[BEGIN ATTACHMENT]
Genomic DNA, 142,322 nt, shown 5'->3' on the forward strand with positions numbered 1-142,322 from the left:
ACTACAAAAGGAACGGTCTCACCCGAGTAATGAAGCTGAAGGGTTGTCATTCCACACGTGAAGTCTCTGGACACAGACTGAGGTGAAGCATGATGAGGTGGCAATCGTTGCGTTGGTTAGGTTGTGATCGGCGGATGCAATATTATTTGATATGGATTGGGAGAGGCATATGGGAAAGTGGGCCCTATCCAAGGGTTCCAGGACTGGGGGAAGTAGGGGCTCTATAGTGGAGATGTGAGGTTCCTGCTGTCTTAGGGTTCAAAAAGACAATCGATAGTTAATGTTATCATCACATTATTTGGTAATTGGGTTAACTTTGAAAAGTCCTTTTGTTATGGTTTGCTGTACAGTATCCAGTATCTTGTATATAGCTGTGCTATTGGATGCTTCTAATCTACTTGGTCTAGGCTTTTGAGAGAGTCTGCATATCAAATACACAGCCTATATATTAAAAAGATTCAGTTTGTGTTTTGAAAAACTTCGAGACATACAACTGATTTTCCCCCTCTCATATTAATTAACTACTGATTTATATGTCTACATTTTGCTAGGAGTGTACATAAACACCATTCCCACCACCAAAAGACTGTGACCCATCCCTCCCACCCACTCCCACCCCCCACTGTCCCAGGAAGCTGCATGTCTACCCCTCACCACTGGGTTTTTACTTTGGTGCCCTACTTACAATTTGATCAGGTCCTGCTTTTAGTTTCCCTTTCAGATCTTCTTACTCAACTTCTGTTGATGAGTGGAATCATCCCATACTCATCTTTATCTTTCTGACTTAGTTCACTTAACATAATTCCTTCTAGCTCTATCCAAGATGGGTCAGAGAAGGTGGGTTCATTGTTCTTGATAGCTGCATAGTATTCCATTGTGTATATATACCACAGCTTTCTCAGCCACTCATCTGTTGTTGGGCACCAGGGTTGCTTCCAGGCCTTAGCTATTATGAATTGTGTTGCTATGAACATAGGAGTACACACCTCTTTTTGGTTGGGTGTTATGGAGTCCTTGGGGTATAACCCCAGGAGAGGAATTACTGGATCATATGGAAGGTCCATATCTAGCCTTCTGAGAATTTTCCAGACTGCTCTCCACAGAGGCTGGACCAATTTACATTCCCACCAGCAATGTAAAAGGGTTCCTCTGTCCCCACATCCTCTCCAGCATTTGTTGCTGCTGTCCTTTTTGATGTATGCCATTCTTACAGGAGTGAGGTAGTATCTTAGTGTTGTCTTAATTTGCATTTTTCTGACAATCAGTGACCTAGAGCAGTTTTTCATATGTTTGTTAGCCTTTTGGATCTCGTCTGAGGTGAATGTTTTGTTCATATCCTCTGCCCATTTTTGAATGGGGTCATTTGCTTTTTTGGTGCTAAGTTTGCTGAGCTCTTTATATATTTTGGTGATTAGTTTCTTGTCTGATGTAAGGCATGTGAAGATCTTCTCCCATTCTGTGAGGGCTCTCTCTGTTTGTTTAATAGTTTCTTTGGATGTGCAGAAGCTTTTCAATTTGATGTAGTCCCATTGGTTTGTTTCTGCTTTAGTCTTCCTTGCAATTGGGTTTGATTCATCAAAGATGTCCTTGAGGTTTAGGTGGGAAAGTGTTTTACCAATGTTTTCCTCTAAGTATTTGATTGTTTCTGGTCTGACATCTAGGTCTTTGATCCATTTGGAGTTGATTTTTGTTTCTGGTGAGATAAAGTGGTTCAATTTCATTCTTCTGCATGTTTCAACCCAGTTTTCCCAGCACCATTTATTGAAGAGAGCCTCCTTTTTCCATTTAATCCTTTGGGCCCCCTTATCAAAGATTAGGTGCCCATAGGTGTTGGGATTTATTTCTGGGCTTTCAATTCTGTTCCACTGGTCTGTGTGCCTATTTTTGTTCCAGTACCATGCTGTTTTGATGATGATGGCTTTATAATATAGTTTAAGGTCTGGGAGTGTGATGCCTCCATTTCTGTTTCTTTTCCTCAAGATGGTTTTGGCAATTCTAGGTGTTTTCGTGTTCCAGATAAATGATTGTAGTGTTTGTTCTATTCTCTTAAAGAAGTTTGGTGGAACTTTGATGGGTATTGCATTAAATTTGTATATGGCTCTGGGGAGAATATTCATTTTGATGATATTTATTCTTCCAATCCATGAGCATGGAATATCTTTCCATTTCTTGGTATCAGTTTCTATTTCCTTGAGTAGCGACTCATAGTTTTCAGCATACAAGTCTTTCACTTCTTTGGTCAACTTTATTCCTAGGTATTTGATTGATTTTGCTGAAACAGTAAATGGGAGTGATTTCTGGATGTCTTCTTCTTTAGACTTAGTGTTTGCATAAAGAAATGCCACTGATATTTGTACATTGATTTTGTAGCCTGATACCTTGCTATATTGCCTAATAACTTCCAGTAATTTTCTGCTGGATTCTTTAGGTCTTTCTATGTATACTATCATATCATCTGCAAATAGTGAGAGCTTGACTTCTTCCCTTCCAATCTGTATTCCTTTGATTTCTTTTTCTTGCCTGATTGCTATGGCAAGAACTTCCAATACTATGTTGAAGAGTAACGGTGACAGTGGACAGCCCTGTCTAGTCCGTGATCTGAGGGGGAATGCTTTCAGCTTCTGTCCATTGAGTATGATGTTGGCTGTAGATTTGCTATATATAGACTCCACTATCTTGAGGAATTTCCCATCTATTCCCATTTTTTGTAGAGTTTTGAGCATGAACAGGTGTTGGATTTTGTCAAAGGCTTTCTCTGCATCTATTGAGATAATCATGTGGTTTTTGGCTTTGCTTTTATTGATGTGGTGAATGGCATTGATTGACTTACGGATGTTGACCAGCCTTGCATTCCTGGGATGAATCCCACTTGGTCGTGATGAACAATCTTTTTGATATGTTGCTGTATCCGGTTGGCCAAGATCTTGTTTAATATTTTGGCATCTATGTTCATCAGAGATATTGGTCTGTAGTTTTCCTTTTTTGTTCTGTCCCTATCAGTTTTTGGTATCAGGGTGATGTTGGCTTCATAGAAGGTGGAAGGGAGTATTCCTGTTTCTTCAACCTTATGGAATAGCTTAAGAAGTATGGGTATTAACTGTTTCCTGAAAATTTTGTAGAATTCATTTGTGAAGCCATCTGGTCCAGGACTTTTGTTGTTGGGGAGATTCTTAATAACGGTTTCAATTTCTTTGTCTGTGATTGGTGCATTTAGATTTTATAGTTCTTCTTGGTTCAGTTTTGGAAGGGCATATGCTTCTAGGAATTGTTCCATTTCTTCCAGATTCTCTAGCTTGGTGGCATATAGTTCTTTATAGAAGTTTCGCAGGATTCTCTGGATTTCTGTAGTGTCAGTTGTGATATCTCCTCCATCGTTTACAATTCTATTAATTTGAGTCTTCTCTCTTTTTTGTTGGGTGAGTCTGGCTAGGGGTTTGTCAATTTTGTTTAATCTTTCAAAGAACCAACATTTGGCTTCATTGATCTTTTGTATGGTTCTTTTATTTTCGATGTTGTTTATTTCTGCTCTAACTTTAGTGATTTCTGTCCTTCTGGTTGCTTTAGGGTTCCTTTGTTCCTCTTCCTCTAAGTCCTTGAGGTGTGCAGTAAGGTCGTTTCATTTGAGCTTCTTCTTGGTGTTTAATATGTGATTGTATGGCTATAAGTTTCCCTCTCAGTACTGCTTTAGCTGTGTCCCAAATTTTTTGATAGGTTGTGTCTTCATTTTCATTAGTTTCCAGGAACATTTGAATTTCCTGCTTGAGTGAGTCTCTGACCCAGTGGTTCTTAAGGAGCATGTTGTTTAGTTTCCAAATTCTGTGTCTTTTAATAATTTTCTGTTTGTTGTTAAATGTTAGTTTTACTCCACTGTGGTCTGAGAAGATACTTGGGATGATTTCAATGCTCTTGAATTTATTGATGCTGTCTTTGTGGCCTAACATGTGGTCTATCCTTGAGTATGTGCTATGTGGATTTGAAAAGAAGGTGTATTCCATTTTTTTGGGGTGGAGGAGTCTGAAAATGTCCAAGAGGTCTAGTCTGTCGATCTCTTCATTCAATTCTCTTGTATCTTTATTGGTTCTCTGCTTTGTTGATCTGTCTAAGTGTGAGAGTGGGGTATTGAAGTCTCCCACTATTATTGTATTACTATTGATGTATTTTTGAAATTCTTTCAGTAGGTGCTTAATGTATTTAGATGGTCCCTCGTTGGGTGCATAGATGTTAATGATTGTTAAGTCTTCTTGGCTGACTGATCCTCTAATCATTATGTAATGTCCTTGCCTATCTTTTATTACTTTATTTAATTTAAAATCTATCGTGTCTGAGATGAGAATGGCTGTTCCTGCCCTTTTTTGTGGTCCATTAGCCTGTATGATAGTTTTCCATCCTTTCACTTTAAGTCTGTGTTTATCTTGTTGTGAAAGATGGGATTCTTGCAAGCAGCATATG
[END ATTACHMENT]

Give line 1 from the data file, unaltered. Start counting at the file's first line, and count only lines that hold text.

Genomic DNA, 142,322 nt, shown 5'->3' on the forward strand with positions numbered 1-142,322 from the left: